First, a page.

Whiskey Science: Looking at the Angels’ Share
Editor’s Note: The Whiskey Wash kicks off a few new whiskey writing focuses this month, the first of which is the science behind whiskey. To help us with this, we welcome Paul Hughes, an assistant professor of food science and technology at Oregon State University, and the head of OSU’s new distilled spirits academic program. He’ll be offering occasional insight into this interesting topic.
The combination of celestial beings and whiskies isn’t usually to be recommended, but in the case of the angels’ share, we should make an exception. The term refers to the loss of liquid from within a cask of maturing spirit, and these losses are significant.
In Scotland, these losses occur at a rate of about 1 – 2% of volume per year, so around two to four liters each year from an American Standard Barrel (191 liters). In hotter climates, the losses can be more substantial. In India, for instance, evaporation approaches a percentage in the double digits.
However that’s not the full story. The alcohol and water are lost at different rates from the cask. Sometimes the overall concentration of alcohol in the cask increases; other times, it decreases. Why is that?
The first thing to realize is that the concentration of alcohol in the cask in molecular terms is always lower than water. This might not make much sense – after all, the typical alcohol concentration for Scotch whisky maturation is 63.5% alcohol by volume, and so, of course, the alcohol concentration is higher than water in volumetric terms.
However, this alcohol percentage is equivalent to around 11 moles per liter (a mole is a convenient way of talking about numbers of molecules: one mole is 6.022 x 1023 molecules, to be exact). The concentration of water at 63.5% ABV is about 20 moles per liter. These differences are due to the different sizes (strictly speaking, masses) of the alcohol and water molecules. Alcohol molecules are bigger than water molecules, and so it takes fewer of them to occupy the same volume – they simply take up more space.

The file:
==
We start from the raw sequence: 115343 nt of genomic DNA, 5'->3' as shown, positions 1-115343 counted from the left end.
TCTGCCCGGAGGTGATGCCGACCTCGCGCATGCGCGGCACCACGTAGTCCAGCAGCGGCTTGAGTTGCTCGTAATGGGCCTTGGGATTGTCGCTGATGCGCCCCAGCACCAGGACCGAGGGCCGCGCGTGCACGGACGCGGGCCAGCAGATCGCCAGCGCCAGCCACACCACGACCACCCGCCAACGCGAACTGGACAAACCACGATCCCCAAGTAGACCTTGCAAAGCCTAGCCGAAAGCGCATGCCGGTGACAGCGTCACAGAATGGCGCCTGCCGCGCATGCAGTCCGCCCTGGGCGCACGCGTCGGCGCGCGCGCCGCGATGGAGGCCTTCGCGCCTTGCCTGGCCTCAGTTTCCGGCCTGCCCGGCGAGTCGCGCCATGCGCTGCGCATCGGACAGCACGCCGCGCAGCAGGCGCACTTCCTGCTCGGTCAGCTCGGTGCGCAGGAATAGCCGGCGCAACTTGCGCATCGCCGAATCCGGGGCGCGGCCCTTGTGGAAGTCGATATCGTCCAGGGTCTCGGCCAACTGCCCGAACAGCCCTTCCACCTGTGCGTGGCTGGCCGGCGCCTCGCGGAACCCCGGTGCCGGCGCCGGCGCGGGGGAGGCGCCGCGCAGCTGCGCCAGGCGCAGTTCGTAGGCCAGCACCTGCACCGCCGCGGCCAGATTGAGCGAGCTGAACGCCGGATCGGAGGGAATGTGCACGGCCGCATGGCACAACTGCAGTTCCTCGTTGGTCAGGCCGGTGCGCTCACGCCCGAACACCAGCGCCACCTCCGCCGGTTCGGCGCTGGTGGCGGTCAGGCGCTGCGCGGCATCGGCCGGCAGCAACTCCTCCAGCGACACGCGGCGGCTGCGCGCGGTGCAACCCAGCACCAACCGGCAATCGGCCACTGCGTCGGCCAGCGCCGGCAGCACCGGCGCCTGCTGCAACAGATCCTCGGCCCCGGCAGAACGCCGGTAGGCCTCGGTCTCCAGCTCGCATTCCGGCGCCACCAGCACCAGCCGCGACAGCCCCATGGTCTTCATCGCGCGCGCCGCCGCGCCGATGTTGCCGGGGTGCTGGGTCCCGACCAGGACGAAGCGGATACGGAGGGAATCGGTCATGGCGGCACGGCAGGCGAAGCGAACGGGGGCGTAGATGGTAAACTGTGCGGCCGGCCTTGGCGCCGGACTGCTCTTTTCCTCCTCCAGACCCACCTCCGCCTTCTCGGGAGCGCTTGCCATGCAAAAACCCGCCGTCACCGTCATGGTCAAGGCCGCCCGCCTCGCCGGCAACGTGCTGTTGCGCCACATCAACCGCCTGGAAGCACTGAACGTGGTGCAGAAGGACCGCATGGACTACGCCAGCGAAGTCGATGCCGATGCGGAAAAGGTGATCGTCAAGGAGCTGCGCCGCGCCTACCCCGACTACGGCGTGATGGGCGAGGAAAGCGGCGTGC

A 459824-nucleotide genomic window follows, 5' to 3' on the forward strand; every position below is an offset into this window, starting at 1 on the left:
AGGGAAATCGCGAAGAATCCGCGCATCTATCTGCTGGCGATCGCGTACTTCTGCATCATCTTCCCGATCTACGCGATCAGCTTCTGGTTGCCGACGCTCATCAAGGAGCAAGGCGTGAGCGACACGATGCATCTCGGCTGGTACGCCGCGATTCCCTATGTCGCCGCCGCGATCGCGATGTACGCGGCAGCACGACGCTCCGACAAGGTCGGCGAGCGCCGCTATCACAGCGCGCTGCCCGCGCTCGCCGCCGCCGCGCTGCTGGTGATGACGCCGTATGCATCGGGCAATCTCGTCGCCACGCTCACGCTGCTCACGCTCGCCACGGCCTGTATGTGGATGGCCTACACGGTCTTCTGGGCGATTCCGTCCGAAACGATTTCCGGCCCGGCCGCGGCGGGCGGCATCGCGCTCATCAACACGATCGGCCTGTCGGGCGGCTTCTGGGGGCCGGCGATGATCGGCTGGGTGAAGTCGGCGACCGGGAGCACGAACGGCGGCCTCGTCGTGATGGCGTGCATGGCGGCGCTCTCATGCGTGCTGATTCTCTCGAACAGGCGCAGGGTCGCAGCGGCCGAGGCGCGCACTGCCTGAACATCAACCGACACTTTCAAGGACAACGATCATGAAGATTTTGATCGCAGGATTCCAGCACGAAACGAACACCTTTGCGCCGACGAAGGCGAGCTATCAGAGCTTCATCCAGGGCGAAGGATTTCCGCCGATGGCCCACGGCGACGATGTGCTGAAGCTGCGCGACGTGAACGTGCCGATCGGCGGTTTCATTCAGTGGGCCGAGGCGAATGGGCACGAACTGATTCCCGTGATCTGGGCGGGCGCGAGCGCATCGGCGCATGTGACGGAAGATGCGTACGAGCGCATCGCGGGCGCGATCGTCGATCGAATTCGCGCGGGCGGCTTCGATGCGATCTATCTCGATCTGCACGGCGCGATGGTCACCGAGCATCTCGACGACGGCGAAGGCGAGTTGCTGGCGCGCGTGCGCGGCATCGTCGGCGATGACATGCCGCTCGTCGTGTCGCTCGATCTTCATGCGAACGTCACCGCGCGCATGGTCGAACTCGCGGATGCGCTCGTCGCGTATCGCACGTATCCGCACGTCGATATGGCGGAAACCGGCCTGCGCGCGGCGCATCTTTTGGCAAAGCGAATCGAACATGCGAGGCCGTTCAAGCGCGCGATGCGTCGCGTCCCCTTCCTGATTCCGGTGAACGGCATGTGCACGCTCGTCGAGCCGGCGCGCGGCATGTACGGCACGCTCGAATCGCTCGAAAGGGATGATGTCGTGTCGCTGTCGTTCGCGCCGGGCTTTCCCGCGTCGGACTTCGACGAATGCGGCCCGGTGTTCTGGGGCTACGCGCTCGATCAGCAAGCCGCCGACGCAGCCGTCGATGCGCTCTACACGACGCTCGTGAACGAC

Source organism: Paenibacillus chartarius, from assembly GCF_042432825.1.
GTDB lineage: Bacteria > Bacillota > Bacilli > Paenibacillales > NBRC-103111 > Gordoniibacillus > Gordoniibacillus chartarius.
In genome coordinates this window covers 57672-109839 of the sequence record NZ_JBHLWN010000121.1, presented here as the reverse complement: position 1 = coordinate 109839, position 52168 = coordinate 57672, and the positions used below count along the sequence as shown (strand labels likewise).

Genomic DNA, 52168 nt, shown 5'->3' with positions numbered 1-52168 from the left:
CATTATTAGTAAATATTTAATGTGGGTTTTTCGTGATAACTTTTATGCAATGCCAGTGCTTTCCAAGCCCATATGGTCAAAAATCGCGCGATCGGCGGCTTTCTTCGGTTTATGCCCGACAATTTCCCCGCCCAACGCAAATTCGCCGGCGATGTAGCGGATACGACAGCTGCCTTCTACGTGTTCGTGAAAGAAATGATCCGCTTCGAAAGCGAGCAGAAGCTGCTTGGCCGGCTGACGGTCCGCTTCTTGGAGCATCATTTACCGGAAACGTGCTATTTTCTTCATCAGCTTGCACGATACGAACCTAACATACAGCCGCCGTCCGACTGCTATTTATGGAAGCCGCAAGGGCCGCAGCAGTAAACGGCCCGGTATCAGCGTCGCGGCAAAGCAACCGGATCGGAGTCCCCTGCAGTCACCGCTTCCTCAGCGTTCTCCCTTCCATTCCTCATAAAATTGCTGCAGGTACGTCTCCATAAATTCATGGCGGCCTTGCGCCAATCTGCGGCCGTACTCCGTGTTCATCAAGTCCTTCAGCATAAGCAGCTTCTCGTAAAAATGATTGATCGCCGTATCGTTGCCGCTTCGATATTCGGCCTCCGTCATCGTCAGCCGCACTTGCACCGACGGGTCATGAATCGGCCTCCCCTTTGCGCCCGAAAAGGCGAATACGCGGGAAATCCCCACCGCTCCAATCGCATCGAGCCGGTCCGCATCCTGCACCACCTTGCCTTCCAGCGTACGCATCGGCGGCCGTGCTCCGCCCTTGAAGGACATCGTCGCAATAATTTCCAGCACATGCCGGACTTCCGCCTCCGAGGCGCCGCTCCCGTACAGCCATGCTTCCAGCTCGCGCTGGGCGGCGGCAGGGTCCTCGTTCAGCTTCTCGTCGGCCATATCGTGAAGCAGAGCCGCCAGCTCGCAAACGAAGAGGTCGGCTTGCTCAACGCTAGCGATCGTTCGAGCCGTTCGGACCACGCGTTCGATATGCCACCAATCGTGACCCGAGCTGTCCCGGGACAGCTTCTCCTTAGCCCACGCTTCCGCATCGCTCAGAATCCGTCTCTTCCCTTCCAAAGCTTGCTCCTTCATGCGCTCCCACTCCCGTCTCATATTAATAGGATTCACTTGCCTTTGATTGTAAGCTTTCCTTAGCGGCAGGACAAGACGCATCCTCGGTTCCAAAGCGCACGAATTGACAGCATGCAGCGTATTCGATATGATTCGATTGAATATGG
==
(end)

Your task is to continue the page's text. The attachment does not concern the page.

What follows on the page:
So, in the example of a 63.5% maturing Scotch whisky, water is close to twice the concentration of alcohol. But alcohol is more volatile, so it evaporates more easily from the cask. In fact, the relative differences in the evaporation rate from the cask are dictated by the environmental conditions of the maturation warehouse.
If humidity is high in the warehouse, then the losses of water are slowed and alcohol is lost preferentially. This is the typical situation in Scotland, where relative humidity is often 80 – 90%. In drier climates, though, the losses of water can be faster than alcohol, resulting in an increase in alcohol concentration over time in the spirit maturing in the cask. So, humidity is the main driver of differences in the relative rates of alcohol and water losses from casks
The overall losses due to the angels’ share are affected by three main factors:
- The tightness of the cooperage
- The amount of airflow within the warehouse
- The ambient temperature profile.
These factors are, to some extent, self-explanatory. If the joins of the cask are not sufficiently tight, or indeed if there are any leaks, then, of course, volume losses will be greater.
If there is greater airflow within the warehouse, then the atmospheric concentrations of alcohol and water will be lower, which has the effect of speeding up evaporation from casks. (This was noted to spectacular effect in a warehouse in Scotland where a heavy snowfall collapsed a warehouse roof and, because of safety issues, the warehouse was left exposed to the environment for weeks. The impact of the evaporative losses was painful…)
But, the higher the ambient temperatures, the faster water and alcohol will evaporate. Think of drying laundry on a clothes-line. Breezy, warm days will dry the laundry more quickly than cooler, dank days.
Finally, it’s worth bearing in mind that there is more to maturing whiskey than alcohol and water. In terms of the angels’ share, it was once thought that dimethyl sulfide (smells of cooked corn or tinned tomatoes), which boils at around 68°F, was lost by evaporation. It turns out that this loss during maturation is actually due to oxidation – but that’s another story.
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Paul Hughes is an assistant professor of food science and technology at Oregon State University, and the head of OSU's new distilled spirits academic program. He'll be offering occasional insight into some of the science behind our favorite drink.